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The Times   Thursday 12 March 2009

Jerry Dammers’ Spatial AKA Orchestra at the Barbican

Alyn Shipton

The late Sun Ra created one of the most individual sound worlds in 20th-century music. He redefined big-band composition by ignoring the normal roles of brass, reeds and rhythm, and was as happy to offer a lengthy solo spot to his timpanist as he was to his saxophonists or trumpeters. He dressed his band in Ancient Egyptian costumes or hand-me-down Star Trek uniforms . When Ra died in 1993, although members of his orchestra carried on, it seemed that his musical spirit of adventure had been beamed up to the mother ship for good.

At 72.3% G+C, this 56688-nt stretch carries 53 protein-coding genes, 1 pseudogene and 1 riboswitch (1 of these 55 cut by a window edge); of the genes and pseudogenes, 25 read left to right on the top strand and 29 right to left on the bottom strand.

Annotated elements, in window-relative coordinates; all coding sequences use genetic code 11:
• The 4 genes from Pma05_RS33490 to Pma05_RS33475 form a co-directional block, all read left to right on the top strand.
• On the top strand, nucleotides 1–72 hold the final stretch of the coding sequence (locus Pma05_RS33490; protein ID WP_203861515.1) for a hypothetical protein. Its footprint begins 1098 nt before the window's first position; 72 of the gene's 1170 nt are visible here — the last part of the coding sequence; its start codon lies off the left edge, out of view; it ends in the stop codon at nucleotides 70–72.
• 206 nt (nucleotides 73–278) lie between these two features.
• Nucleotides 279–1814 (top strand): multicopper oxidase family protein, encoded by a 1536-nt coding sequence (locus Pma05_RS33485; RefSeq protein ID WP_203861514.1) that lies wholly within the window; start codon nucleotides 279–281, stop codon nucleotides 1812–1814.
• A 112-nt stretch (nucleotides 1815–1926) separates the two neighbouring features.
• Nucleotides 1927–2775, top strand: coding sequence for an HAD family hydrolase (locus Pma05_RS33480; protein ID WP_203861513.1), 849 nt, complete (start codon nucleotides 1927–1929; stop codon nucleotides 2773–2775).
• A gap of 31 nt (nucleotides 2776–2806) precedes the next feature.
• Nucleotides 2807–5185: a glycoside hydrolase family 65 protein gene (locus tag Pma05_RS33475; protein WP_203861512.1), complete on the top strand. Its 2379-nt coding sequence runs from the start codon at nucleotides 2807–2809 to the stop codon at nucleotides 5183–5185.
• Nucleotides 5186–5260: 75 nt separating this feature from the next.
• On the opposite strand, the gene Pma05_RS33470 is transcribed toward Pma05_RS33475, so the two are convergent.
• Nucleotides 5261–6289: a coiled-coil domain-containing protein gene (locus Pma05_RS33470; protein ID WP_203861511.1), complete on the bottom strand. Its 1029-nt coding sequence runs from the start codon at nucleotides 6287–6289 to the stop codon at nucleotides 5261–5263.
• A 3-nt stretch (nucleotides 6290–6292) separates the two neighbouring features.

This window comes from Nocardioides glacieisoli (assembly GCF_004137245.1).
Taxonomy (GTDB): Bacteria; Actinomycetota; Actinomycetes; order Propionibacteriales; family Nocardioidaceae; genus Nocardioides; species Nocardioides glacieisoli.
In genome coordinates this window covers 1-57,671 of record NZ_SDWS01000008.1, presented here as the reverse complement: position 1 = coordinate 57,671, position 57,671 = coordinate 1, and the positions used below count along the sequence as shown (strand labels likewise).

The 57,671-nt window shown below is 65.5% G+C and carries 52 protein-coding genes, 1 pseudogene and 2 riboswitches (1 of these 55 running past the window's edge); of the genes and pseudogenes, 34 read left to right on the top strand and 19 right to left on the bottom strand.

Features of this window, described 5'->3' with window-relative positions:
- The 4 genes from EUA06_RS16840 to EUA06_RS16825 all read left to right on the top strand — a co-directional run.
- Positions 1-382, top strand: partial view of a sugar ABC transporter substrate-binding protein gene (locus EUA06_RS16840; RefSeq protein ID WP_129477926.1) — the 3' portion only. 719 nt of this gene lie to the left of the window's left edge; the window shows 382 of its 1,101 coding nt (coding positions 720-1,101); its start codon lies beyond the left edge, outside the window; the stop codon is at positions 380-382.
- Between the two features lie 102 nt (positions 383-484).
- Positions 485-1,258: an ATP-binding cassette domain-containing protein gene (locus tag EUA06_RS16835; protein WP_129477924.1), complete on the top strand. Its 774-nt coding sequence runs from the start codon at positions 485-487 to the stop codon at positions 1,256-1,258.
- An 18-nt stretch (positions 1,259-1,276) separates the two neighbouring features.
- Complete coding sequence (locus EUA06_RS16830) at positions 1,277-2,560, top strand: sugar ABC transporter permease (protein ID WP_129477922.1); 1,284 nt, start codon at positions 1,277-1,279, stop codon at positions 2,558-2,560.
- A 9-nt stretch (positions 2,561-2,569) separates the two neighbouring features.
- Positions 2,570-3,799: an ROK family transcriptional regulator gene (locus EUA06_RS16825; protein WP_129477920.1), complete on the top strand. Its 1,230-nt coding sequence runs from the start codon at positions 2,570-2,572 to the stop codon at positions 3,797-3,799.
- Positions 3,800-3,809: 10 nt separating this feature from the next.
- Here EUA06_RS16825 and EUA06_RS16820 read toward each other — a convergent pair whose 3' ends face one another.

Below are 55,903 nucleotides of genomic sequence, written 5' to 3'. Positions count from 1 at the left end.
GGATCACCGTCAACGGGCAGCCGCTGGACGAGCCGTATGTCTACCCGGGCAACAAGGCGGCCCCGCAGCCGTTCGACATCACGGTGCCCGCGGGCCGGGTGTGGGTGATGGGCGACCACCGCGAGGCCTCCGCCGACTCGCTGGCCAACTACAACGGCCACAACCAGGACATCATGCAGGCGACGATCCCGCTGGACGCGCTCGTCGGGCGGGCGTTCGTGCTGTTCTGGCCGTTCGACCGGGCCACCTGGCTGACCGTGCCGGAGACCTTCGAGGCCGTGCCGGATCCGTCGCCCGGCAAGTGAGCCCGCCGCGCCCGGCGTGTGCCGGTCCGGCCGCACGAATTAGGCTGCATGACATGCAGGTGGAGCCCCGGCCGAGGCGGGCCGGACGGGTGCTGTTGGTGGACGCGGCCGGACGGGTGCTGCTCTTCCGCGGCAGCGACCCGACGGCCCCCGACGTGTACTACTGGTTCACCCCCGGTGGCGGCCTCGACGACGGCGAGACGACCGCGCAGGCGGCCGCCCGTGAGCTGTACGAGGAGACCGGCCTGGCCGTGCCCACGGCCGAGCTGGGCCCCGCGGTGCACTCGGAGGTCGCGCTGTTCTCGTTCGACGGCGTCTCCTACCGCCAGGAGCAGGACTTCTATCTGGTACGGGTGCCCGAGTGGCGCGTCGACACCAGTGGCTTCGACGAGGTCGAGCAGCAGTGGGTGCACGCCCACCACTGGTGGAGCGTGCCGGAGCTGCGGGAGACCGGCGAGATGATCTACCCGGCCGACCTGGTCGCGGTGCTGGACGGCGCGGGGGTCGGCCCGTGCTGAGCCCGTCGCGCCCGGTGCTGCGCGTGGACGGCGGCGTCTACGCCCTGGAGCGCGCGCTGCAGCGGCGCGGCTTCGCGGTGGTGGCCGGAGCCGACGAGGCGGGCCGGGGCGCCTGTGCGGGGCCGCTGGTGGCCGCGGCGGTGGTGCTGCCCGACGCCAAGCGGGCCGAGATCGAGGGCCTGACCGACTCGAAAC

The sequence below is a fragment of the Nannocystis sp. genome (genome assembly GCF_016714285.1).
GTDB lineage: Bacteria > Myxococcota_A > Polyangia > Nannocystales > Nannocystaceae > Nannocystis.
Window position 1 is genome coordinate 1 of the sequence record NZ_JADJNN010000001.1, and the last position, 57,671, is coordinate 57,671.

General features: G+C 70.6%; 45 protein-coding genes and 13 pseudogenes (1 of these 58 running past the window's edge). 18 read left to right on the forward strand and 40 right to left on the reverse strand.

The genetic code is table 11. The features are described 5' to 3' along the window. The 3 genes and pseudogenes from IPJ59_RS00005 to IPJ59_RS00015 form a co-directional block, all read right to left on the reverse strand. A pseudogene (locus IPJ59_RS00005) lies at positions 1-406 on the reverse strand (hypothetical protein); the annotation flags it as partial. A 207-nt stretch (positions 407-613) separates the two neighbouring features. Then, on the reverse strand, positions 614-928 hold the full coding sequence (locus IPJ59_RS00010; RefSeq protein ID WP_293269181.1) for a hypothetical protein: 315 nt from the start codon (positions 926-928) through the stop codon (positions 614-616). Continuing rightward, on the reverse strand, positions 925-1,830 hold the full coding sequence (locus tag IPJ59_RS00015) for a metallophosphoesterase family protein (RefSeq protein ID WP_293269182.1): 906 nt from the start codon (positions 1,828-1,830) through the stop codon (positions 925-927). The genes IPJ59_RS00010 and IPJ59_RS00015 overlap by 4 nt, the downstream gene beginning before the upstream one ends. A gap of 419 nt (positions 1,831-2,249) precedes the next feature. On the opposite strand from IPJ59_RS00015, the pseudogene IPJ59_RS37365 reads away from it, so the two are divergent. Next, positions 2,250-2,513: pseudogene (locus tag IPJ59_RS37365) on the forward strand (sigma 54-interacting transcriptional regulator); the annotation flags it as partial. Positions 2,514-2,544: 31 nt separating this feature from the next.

However, Jerry Dammers, one-time ska revivalist with the Specials and the Special AKA, has recreated not just the sound world but the entire paraphernalia of a Sun Ra concert. Amid spacesuits, mummies, a floating lunar module and lava lamps aplenty, his 16-piece band, plus vocalists, roared into such Ra classics as Egypt Strut and We’re Gonna Unmask the Batman, the latter brilliantly deconstructing Neal Hefti’s TV theme.

Dammers’s own 1981 hit Ghost Town got the Ra treatment, as did The Birds’ Lament by another musical outsider, the Viking-helmeted street musician Moondog. This featured striking saxophone solos from Jason Yarde and Denys Baptiste, some clever playing across the beat by the keyboardist Zoe Rahman and sumptuous flute from Finn Peters. 

Dammers brilliantly captured Sun Ra’s heady mix of chaos and headlong swing, although the tricky Soul Vibrations of Man was played markedly better than the last time I heard Ra himself do it. Everyone entered into the music with total commitment and, when the band finally marched offstage to Space is the Place, they carried on for ten minutes in the foyer, reluctant to come back down to Earth.